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Unburdened - A Climber's Mindset

July 8, 2022 15 view(s)

Unburdened - A Climber's Mindset

“Unburdened”

How I managed to maintain psych and not get frustrated, while projecting and repeatedly falling on the final sequence of “Mr Sweet” in Sinks Canyon, WY.

 

I feel the tension begin to rise with the burden of pressure. I must perform. I suppose it is not unlike being backstage before the curtain drops.

 

As always, I pre-clip the rope to the first quickdraw and sit down, facing away from the wall.

 

From within the amphitheater of the cave, my gaze drifts across the canyon. I settle my focus on breathing. Strong inhale, exhale slowly. In this landscape, I allow myself to feel small. There is little reason to take myself so seriously.

I pull a very deliberate length of rope between my hands, tying a skeleton figure 8. Aware of the sensation of the rope beneath my finger tips, I feed the rope through my harness, then deliberately follow each loop of the 8. Attention to these details is not just a standard of safety, it's something that I always do and therefore a perfect way to begin focusing the mind. I strap on the right knee bar pad, then the left. Wrap a layer of gorilla tape around each thigh to hold them in place. Undo my ponytail and retie it, so none of the strands are loose and in my face. Pull off my tennies and let my toes air-dry for a moment – while I clear my mind – before putting on my climbing shoes, the final step before starting to climb.

 

Here on the ground, I imagine my right fingers on the hold – hand move number 66, all steep – I feel the anxiety rise as it does when I'm about to do that next hard move...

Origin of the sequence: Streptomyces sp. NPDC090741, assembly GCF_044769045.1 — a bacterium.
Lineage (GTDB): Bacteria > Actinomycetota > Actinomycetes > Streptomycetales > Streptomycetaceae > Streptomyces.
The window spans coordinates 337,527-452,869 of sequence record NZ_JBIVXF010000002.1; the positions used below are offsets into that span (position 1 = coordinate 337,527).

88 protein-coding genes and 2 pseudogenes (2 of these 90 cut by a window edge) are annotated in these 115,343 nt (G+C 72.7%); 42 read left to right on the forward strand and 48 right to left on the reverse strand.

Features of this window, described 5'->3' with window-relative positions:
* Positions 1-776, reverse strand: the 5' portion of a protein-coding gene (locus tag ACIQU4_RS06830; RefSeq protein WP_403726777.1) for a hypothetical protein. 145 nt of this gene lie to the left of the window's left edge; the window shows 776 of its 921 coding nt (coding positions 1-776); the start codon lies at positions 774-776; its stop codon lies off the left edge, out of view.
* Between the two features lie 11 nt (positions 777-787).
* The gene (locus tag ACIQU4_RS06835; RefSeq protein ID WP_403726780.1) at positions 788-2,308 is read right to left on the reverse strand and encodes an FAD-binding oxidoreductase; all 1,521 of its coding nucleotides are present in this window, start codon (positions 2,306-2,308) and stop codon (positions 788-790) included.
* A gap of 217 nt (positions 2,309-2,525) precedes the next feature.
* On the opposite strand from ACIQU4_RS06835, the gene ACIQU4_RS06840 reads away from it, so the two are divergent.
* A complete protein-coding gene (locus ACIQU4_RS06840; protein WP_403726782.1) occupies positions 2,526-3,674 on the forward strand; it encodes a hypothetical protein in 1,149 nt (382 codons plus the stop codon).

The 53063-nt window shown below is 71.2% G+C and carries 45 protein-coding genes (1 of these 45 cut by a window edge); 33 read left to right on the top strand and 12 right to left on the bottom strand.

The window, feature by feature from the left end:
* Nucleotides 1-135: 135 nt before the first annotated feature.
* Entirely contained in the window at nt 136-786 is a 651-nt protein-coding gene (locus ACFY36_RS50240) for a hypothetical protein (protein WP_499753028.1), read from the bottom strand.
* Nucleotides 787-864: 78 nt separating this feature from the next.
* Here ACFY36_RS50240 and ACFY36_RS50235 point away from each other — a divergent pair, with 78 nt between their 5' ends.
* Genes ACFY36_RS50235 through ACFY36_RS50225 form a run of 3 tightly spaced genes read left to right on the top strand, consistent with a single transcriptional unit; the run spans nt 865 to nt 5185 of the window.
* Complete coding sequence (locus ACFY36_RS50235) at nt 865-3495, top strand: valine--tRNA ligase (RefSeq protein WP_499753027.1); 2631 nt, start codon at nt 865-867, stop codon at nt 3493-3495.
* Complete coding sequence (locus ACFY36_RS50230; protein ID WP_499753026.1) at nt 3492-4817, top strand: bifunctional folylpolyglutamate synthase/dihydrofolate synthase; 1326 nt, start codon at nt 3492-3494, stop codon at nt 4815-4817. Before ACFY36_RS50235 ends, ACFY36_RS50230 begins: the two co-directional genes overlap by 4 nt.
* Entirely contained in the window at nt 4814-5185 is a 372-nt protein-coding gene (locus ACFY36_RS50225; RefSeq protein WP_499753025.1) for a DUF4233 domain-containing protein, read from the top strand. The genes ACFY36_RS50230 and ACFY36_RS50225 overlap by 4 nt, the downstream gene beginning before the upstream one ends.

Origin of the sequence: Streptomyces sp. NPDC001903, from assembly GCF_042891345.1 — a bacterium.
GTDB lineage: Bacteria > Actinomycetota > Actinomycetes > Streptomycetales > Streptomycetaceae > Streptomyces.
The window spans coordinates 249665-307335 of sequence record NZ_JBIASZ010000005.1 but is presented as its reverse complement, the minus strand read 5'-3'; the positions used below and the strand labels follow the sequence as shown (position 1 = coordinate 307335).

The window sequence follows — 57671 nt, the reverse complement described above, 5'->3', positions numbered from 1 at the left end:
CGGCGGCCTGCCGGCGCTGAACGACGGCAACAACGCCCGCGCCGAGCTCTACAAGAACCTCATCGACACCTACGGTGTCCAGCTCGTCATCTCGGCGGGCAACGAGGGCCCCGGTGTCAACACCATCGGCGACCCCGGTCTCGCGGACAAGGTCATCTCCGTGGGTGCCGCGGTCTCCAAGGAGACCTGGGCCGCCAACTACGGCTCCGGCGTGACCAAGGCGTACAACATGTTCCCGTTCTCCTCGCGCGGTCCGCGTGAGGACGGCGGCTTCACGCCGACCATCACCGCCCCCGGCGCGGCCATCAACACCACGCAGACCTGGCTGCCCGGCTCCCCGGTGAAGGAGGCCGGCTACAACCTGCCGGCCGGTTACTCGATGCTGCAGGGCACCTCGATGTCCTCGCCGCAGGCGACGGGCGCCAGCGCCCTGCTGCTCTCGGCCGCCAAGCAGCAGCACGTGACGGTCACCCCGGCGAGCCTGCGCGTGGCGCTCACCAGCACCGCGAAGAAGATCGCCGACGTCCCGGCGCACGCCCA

I have fallen off this final sequence (moves 67-70 of 73) over a dozen times at this point. I'd been trying the route ~3 months. Each attempt threatened to add more emotional baggage on to the already fatigued self...

 

I pause my route visualization to unload the baggage.

 

I remember the joy of the movement, the sequences that I love. "I get to climb this again, I choose to climb this again." I remind myself. "Last time, I learned that I needed to relax a little more in that move. I am still learning from this climb. I am a different climber than I was when I began this journey." I smile, remembering what it felt like the first time I tried it, compared to the last time. "It doesn't matter if I send. My goal is just to reduce my anxiety in that sequence, to save some energy, so I can really focus on that final move."

 

The twinge of anxiety shifts to a tingle of excitement. I feel lighter.

 

Imagining my grip, the subtle definition on the hold, the precise position, engaging full body tension, I let myself emotionally relax. Tapping into the right state: a juxtaposition between full mental and physical engagement, trying hard, while simultaneously releasing emotional attachment, is elusive. I'm familiar enough with the state. In 20+ years of rock climbing, I've become pretty convinced that attempting (and often failing) to access that space "between" is the main reason I climb.

 

In order to send this climb, it would be necessary.

 

Within my visualization, in a brief flash, I find it, feel it: the sensation of the right level of focused, engaged, unattached – within that sequence. In that sensation is my self trust. It allows me to put myself out there, to try my hardest, unburdened by past “failures” or future expectations.

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